United Nations, Sep 27 :
Prime Minister Narendra Modi Saturday urged world leaders to put their “differences aside” and come together and curb extremism by urgently adopting the United Nations’ international convention against terrorism.
Debuting at the United Nations as the prime minister of India, Modi in his address to the 69th session of the General Assembly said that terrorism has spread far and wide and that there was hardly any country that has stayed untouched by it.
“Terrorism is taking new shapes and new names. No country, big or small, in the north or the south, east or west, is free from its threat. Are we really making concerted international efforts to fight these forces, or are we still hobbled by our politics, our division, our discrimination between good and bad terrorism…”
In perhaps a tangential reference to Pakistan, Modi said some countries still allowed terrorism to grow on their “territory or use terrorism as instruments of their policy”.
Modi did not directly name the Islamic State terror group that controls large swathes of territory in Iraq and Syria where it has declared an Islamic caliphate and which would be governed according to Islamist laws.
“We welcome efforts to combat terrorism’s resurgence in West Asia, which is affecting countries near and far. The effort should involve the support of all countries in the region,” he said, referring to the US-led airstrikes on IS targets in Iraq and Syria.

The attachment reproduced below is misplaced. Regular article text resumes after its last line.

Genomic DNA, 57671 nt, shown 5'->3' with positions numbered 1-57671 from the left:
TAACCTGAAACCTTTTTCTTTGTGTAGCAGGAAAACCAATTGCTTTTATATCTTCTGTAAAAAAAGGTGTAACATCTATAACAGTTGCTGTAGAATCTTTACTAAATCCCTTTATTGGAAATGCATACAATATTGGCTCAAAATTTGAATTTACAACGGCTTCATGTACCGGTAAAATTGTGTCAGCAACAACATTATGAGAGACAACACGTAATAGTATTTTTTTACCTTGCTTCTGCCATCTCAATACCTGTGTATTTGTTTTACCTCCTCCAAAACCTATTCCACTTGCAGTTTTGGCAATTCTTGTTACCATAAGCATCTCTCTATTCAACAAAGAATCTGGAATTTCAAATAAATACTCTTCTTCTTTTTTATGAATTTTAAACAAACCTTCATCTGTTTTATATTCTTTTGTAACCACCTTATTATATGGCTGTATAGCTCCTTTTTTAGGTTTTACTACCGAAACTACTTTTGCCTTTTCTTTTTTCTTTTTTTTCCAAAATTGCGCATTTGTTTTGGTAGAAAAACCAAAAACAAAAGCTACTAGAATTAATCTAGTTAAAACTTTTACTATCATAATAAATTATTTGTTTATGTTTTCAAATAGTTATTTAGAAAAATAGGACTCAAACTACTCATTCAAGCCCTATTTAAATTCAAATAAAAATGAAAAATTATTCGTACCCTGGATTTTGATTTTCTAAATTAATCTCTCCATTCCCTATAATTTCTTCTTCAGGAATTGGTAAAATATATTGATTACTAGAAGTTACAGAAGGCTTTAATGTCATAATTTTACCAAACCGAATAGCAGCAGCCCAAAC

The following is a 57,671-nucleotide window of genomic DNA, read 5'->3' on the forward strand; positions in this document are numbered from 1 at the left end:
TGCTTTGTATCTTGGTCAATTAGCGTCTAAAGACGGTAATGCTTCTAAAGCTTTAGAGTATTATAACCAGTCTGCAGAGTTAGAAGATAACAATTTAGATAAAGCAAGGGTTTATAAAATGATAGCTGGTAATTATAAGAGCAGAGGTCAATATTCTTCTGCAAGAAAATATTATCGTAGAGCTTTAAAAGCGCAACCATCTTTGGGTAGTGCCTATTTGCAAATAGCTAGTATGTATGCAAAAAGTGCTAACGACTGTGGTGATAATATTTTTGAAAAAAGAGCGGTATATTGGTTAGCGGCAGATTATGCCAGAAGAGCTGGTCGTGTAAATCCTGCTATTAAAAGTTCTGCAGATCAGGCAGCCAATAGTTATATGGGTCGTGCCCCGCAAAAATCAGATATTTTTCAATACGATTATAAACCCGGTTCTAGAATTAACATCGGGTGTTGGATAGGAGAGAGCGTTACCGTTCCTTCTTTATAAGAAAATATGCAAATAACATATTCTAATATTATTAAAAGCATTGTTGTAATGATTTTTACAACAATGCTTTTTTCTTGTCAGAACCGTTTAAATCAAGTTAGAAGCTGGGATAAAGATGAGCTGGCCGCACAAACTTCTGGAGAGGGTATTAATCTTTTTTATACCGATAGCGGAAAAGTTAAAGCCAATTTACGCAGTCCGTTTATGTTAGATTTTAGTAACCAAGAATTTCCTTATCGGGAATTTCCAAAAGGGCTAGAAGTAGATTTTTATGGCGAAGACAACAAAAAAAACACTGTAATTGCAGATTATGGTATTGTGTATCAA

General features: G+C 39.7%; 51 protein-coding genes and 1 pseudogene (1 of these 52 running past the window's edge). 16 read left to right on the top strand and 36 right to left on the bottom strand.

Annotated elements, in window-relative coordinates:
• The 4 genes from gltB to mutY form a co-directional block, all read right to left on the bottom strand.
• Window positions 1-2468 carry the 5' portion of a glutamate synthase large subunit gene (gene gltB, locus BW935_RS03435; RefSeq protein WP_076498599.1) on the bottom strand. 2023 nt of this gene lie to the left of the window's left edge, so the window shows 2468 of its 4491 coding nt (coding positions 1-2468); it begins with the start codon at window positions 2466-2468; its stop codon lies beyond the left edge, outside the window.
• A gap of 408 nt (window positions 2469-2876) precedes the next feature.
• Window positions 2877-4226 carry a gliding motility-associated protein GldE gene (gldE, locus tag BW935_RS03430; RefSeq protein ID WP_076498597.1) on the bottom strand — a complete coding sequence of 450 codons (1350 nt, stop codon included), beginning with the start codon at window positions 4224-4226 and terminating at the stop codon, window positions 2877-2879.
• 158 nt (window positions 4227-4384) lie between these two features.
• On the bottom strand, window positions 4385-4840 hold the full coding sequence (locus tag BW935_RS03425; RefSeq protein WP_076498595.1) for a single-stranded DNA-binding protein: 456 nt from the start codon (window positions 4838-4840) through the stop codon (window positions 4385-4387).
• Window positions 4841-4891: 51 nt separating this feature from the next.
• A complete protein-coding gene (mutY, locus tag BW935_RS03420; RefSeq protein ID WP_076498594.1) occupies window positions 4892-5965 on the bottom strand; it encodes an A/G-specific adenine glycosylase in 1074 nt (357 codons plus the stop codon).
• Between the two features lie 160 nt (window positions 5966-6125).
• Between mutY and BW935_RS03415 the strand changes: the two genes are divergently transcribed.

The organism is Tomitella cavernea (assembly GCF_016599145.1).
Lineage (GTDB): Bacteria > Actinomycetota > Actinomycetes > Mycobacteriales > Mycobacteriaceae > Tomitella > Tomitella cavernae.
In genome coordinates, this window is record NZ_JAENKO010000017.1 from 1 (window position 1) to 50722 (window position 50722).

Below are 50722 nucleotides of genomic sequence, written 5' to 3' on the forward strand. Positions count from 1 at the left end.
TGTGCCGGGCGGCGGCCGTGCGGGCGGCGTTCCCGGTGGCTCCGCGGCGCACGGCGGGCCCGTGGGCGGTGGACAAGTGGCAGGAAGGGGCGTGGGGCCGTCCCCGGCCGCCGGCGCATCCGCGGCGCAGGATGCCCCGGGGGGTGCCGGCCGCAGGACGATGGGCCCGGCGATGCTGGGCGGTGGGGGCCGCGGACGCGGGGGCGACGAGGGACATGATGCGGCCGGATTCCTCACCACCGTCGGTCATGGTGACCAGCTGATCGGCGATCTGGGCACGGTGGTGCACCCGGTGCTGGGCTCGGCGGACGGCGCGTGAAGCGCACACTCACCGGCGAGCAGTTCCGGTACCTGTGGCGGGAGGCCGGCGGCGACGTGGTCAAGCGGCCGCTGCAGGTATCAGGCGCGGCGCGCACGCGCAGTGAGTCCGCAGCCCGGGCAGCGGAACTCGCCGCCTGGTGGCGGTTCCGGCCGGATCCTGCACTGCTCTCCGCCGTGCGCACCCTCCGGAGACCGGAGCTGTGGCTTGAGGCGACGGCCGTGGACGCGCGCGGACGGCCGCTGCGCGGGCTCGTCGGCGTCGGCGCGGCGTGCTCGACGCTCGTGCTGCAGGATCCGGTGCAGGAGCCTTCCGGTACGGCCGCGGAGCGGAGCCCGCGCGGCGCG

He said “seas, space and cyber space have become new instruments of prosperity, they could also become a new theatre of conflicts”.
He said the threats to world peace and stability have increased “more than ever” the need for a Comprehensive Convention on International Terrorism, a deadlocked treaty that criminalises all forms of terrorism and denies terrorists, their financiers and supporters access to funds, arms, and safe havens.
“We should put aside our differences and mount a concerted international effort to combat terrorism and extremism. As a symbol of this effort, I urge you to adopt the Comprehensive Convention on International Terrorism,” Modi said.
He said he used to raise the issue with world leaders 20 years ago and “they wouldn’t understand” the danger terrorism posed to world peace.
“They would ignore it and say it is a law and order problem,” he said.
He said India, despite being part of the developing world, was “prepared to share our modest resources with those countries that need this assistance as much as we do”.
“This is a time of great flux and change. The world is witnessing tensions and turmoil on a scale rarely seen in recent history. There are no major wars, but tensions and conflicts abound and there is absence of real peace and uncertainty about the future.”
To further assert his calls on countering terrorism, Modi said that piracy has also posed a serious threat to the world’s economic development.
“An integrating Asia Pacific region is still concerned about maritime security that is fundamental to its future,” he said.
“Europe faces risk of new division. In West Asia, extremism and fault lines are growing. Our own region continues to face the destabilising threat of terrorism. Africa faces the twin threat of rising terrorism and a health crisis,” the prime minister said.